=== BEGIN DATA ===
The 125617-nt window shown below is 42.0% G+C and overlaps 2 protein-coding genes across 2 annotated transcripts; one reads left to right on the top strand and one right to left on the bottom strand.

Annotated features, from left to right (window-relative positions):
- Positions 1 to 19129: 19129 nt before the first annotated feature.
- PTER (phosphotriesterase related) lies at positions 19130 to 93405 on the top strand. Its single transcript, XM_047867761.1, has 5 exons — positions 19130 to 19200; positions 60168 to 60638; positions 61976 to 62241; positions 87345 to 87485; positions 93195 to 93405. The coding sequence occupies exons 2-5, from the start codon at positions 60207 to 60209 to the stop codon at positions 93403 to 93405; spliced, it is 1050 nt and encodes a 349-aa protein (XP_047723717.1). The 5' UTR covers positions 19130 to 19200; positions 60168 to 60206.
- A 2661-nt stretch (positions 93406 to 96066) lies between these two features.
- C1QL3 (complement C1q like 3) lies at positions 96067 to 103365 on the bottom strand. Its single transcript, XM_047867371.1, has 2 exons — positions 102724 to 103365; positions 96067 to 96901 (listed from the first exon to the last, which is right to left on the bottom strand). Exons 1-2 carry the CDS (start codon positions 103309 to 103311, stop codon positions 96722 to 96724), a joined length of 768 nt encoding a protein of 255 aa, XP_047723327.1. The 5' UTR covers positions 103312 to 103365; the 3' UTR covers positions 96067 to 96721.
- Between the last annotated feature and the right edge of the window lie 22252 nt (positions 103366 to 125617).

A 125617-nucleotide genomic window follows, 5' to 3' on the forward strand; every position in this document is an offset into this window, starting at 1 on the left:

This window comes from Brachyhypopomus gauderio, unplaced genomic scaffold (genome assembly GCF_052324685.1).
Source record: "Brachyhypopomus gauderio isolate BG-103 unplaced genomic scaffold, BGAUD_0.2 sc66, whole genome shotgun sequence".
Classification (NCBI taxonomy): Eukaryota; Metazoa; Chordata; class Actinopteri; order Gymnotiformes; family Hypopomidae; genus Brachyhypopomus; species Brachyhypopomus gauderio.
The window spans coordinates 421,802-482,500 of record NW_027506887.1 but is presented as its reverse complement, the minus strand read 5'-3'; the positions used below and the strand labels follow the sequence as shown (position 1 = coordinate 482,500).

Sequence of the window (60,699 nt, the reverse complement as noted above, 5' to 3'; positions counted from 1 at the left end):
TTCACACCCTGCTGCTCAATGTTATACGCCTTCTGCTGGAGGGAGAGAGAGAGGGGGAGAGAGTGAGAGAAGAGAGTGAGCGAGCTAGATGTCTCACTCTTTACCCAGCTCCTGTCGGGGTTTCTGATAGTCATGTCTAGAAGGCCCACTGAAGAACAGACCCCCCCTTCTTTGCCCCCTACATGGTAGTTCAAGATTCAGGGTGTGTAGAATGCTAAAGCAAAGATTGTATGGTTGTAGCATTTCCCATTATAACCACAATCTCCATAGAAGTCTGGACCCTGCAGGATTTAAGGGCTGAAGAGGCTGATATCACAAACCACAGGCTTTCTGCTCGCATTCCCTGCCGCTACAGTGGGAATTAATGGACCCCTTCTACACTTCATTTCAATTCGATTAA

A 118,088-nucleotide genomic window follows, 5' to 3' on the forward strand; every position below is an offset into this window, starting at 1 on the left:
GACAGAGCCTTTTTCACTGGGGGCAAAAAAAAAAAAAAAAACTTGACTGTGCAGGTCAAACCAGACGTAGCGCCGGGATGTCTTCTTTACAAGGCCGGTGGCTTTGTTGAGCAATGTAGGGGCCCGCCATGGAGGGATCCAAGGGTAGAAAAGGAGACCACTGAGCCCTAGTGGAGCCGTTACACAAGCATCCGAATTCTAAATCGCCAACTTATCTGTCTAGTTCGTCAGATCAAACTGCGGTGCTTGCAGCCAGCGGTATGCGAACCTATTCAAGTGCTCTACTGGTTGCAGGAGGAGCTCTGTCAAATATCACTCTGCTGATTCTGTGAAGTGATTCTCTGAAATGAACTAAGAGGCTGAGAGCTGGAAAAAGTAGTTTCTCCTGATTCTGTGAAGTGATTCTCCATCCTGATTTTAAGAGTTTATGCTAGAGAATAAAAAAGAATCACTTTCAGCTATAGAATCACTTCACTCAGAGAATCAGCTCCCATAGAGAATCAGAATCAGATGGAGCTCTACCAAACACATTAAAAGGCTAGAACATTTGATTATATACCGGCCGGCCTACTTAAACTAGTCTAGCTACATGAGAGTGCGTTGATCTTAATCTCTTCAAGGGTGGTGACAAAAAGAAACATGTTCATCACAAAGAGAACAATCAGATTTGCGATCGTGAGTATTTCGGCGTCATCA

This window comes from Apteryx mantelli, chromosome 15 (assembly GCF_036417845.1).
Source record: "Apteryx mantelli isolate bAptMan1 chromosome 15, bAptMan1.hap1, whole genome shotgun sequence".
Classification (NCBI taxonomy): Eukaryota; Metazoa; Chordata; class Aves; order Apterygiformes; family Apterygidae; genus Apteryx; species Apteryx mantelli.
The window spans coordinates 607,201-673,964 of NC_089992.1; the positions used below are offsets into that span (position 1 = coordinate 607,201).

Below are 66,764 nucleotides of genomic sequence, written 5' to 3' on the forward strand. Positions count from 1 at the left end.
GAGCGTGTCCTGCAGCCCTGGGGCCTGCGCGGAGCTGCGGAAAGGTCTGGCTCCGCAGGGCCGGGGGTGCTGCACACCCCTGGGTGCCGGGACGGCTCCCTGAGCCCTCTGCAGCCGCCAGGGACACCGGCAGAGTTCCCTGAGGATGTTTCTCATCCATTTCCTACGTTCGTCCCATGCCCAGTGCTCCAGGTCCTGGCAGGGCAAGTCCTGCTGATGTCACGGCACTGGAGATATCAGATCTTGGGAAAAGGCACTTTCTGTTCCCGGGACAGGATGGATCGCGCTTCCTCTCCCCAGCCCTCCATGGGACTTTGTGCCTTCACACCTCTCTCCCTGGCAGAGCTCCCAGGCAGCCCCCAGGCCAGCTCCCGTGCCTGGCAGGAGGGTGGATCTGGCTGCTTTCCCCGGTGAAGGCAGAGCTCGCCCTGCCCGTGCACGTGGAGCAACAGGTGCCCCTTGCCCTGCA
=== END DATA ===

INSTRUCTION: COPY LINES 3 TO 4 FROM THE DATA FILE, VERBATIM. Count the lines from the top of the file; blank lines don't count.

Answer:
- Positions 1 to 19129: 19129 nt before the first annotated feature.
- PTER (phosphotriesterase related) lies at positions 19130 to 93405 on the top strand. Its single transcript, XM_047867761.1, has 5 exons — positions 19130 to 19200; positions 60168 to 60638; positions 61976 to 62241; positions 87345 to 87485; positions 93195 to 93405. The coding sequence occupies exons 2-5, from the start codon at positions 60207 to 60209 to the stop codon at positions 93403 to 93405; spliced, it is 1050 nt and encodes a 349-aa protein (XP_047723717.1). The 5' UTR covers positions 19130 to 19200; positions 60168 to 60206.